The past decades have seen growing interest and application of interventions targeting the change of multiple behaviors at once. We advance this work by using the diffusion of innovations theory (DOI) to consider constellations of behaviors as innovation packages: multiple innovations that are logically related, interdependent in their use or effects, and often promoted as a set (Rogers, 2003). In addition, we embraced DOI’s focus on behavioral decisions as a continual process that can include adoption and discontinuance over time, especially as new innovations (e.g., COVID-19 vaccine) appear. To that end, we conducted a latent transition analysis of COVID-19 mitigation behaviors (N = 697; 97% received a COVID-19 vaccine) across three time points in the pandemic: initial outbreak; a secondary, record-breaking rise in cases; and after the CDC recommended that fully vaccinated adults could discontinue wearing masks. This analysis allowed us to identify latent classes based on shared behavioral patterns and transitions between classes over time. The results showed evidence of three possible packages: (a) a package of traditional, symptom-management behaviors (covering coughs and sneezes, staying home if ill, and seeking medical care), (b) a package of just-novel COVID-19 behaviors (wearing masks, keeping six feet apart, and avoiding mass gatherings), and (c) a package of all COVID-19 mitigation behaviors. Movement between classes exemplified adoption and discontinuance of different packages, as well as widespread discontinuance with the replacement innovation: COVID-19 vaccines. Additional analyses showed that increases in hope were associated with sustained and delayed adoption; decreases in social approval were associated with discontinuance. Future directions in theorizing around innovation packages are discussed.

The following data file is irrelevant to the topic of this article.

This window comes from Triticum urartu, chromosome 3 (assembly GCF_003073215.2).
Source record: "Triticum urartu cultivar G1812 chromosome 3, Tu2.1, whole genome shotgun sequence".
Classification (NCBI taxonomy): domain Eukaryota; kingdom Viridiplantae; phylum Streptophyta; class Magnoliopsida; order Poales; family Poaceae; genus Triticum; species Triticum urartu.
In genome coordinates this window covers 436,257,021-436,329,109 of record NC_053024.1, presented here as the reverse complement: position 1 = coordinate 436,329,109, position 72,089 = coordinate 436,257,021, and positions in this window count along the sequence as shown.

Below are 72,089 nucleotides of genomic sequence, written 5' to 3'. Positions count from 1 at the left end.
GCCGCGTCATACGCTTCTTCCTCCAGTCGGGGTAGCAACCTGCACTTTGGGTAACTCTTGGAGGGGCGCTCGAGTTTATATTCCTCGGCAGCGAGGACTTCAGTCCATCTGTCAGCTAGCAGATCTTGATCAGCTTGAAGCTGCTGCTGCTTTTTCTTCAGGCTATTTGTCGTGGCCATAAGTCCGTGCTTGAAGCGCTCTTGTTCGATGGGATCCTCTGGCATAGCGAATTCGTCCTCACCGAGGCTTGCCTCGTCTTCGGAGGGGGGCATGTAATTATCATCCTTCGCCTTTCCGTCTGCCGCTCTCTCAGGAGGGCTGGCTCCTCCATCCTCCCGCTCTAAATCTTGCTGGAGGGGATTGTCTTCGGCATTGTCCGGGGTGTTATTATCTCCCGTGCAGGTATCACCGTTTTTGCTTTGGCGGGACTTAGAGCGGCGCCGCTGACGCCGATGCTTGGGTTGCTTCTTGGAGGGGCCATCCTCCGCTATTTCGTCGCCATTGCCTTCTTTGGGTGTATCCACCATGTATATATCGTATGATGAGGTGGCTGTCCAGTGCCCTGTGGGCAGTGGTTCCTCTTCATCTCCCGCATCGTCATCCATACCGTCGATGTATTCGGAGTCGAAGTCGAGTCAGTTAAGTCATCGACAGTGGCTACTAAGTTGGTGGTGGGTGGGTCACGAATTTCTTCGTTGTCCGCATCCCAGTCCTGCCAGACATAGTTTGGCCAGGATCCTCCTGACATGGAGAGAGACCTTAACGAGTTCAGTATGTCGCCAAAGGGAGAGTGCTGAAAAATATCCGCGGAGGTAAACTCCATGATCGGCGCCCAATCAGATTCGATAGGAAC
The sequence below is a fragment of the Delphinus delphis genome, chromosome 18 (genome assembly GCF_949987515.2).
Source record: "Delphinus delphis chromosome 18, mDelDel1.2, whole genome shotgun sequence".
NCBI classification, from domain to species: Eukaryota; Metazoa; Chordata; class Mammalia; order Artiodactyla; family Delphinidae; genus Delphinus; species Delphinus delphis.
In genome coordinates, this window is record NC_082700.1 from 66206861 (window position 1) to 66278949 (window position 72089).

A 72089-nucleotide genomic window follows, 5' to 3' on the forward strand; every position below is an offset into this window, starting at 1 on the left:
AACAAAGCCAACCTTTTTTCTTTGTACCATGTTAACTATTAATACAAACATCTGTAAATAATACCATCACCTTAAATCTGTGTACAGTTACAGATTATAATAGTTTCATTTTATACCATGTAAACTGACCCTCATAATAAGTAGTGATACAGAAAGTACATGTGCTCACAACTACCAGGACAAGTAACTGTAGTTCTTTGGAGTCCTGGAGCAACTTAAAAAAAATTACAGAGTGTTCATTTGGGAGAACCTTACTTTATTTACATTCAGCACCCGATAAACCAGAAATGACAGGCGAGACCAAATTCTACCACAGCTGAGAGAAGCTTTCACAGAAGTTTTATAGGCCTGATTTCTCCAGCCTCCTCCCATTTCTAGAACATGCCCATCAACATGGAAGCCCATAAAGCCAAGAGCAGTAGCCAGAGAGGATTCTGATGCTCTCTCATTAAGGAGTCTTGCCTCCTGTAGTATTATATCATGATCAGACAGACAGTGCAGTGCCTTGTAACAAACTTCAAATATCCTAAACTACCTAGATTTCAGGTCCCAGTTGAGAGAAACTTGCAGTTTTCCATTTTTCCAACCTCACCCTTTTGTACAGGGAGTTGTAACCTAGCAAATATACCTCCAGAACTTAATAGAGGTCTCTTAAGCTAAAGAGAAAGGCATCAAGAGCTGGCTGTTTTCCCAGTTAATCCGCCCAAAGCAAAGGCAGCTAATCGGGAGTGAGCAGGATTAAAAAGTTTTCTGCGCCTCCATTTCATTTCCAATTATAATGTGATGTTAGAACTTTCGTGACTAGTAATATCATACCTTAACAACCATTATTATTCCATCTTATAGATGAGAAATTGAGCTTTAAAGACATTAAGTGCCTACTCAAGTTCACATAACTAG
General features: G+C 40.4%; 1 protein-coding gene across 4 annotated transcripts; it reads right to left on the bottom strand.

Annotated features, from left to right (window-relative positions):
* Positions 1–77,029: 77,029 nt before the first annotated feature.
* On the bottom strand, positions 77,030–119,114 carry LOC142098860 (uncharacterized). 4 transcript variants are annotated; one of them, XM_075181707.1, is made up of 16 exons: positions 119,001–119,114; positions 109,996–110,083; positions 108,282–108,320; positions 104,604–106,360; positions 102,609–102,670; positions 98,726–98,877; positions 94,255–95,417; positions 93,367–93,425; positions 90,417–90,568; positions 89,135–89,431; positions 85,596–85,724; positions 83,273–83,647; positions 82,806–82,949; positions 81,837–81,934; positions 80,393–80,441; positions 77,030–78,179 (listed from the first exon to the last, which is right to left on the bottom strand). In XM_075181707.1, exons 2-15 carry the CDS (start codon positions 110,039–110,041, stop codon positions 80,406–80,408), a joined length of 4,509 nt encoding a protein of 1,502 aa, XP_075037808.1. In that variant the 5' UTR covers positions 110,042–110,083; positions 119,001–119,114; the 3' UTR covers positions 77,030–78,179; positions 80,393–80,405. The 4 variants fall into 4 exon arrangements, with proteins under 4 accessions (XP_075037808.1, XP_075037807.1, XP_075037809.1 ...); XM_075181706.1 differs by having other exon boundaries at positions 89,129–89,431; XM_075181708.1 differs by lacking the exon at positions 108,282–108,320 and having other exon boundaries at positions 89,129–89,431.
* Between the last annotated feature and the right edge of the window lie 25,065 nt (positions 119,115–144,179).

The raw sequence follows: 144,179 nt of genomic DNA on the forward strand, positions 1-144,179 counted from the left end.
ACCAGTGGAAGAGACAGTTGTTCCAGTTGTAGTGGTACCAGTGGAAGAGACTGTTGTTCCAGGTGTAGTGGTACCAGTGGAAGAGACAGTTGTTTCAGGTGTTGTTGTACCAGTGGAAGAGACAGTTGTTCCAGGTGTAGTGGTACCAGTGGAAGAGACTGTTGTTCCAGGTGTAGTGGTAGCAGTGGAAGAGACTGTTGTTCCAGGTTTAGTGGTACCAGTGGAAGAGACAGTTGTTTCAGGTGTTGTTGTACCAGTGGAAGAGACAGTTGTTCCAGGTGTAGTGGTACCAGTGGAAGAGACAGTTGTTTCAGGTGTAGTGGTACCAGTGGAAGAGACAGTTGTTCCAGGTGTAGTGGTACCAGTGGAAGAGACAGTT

All Science Journal Classification (ASJC) codes
- Health(social science)